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Zuckerman Museum of Art director Justin Rabideau, who quickly brought the museum to national prominence, died suddenly on Wednesday.

Rabideau was a beloved member of Atlanta’s arts community, and his loss is felt deeply at Kennesaw State University, where he worked closely with students, faculty, staff and artists as museum director of KSU’s Bernard A. Zuckerman Museum of Art.

Rabideau was originally from upstate New York. He attended SUNY Plattsburgh, graduating cum laude with a B.F.A. in sculpture and printmaking. He attended the University of Georgia’s graduate sculpture and printmaking program, receiving his M.F.A. in 2006. He worked as a gallery assistant in the academic setting throughout his education and began showing his work in Atlanta while living in Athens.

Justin Rabideau

Rabideau worked as a collections assistant and preparator at Everson Museum of Art in Syracuse, New York (2007–09), and as an exhibit technician at West Palm Beach’s Flagler Museum (2009–11). Education remained important to him, and he also worked as an adjunct professor at Syracuse’s Cazenovia College and Palm Beach State College.

He moved to the metro Atlanta  in 2011 and became director of the Zuckerman Museum in 2012, while it was still being built. While at Zuckerman, he oversaw 45 exhibitions, including student and faculty shows as well as exhibitions by national artists. This past spring, the museum was awarded the 2018 Southeastern Museum Excellence in Exhibitions Competition (gold) for Tomashi Jackson: Interstate Love Song. Rabideau was consistently devoted to showing the work of Atlanta artists alongside artists and artistic movements happening on a national and global level.

In a March 2018 interview, the arts website Voyage Atlanta asked Rabideau, “What is success for you?”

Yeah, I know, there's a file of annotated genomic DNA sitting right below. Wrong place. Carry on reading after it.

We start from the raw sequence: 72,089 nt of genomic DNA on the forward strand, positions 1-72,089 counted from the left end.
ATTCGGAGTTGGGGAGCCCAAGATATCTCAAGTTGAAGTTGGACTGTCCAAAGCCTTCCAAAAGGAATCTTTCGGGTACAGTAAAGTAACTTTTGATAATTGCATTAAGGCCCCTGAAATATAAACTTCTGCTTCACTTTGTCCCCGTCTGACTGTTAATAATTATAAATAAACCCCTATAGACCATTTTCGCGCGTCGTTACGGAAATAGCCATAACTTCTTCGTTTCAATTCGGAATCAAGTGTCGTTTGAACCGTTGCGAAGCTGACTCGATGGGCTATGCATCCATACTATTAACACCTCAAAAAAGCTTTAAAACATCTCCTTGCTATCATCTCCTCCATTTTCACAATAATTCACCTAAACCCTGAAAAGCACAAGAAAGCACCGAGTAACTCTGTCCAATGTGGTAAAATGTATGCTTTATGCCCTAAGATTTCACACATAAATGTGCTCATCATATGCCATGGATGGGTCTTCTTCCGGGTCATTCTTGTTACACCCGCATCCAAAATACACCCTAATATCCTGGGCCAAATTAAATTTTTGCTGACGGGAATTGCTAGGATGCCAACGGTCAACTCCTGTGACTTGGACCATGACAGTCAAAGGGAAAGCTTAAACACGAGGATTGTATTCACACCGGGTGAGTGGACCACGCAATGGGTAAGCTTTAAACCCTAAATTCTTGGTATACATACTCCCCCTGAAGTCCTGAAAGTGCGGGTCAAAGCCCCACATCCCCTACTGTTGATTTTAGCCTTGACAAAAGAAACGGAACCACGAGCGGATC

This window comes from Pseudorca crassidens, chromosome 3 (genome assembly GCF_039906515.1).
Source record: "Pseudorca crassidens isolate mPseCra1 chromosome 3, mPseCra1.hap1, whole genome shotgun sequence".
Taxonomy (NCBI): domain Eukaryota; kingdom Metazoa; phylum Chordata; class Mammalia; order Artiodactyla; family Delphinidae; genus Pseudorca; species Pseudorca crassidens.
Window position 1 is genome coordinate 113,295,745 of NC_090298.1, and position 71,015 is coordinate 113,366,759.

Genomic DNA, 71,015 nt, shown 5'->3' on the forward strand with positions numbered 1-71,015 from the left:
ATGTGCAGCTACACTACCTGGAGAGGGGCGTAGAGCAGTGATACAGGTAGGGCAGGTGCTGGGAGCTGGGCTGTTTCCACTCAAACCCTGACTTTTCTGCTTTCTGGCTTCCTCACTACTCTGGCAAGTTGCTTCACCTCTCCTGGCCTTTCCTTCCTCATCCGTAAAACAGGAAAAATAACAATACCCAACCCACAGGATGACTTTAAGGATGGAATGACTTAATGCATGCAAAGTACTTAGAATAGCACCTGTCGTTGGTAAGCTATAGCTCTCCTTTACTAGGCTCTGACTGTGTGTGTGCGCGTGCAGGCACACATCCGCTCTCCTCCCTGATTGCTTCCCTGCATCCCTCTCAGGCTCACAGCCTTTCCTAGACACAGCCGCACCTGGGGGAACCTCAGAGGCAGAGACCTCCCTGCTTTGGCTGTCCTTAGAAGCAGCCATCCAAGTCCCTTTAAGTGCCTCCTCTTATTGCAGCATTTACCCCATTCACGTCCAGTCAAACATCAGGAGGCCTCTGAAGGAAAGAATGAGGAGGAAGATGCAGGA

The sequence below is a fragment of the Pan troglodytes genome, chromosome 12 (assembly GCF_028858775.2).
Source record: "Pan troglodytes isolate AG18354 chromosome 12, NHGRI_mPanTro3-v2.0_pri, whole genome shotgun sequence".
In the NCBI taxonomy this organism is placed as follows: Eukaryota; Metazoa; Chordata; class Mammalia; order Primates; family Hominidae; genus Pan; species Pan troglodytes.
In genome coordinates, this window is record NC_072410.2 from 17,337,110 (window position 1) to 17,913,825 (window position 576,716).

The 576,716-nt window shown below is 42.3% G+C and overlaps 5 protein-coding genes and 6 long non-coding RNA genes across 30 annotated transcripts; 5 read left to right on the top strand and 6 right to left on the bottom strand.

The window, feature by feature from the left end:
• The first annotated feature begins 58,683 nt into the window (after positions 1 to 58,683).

“I think about the individuals whose lives have been impacted by the experiences they’ve had at the museum,” he answered. “That to me is real success. . . .  We’ve had student workers that have gone on to work at places like the High, MOCA GA, MODA, Fernbank and the Center for Puppetry Arts. . . . Helping others achieve their goals in life is truly a definition of success in my book.”

The Zuckerman position had its ups and downs. The museum’s opening was clouded by controversy when KSU president Daniel Papp removed a potentially controversial work, Walk in the Valley, that referenced lynching. The 2016 Art AIDS America exhibition, which showed work dealing frankly with issues of sexuality and HIV, was the source of some controversy when a series of articles, the second by State Representatives Earl Ehrhart (R-Powder Springs) and Ed Setzler (R-Acworth), and State Senator Lindsey Tippins (R-Marietta), criticized the institution for showing such “sickening”  work.

A work from Justin Rabideau’s Remanence series

Through it all, Rabideau remained true to his vision and the artistic and educational mission of the museum, acting as a clear and articulate spokesman for its goals and intentions. “We believe that reinvigorating the dialogue about HIV/AIDS will help to educate our communities that we serve and help combat the spread of this disease,” he told Burnaway about the Art AIDS America controversy. ArtsATL critic Matthew Terrell called that show “one of the most engaging exhibitions to come to metro Atlanta in years,” and ArtsATL subsequently selected the Zuckerman as the inaugural recipient of our 2017 Luminary Award for Social Discourse for its role in sparking important community dialogues.

As an artist, Rabideau showed his work in printmaking and sculpture in Atlanta, throughout the Southeast and beyond, collaborating with a long list of prominent Atlanta artists on everything from installation to dance performance. His Atlanta work included solo and group shows at Marcia Wood, Mammal Gallery, Kibbee Gallery, Gallery 112, Barbara Archer Gallery, MINT, the Goat Farm Arts Center, WonderRoot, W Hotel, Dashboard Co-op and more.

The last update to Rabideau’s Facebook page, on October 15, was a famous and oft-repeated quote in verse by Georgia folk artist Howard Finster. In some ways, the quote could be used to describe Rabideau’s own assemblages and sculptures and his aspirations to create a sense of engagement and unity through his work as an educator, curator and artist: “I took the pieces you threw away and put them together by night and day. Washed by rain, dried by sun, a million pieces all in one.”

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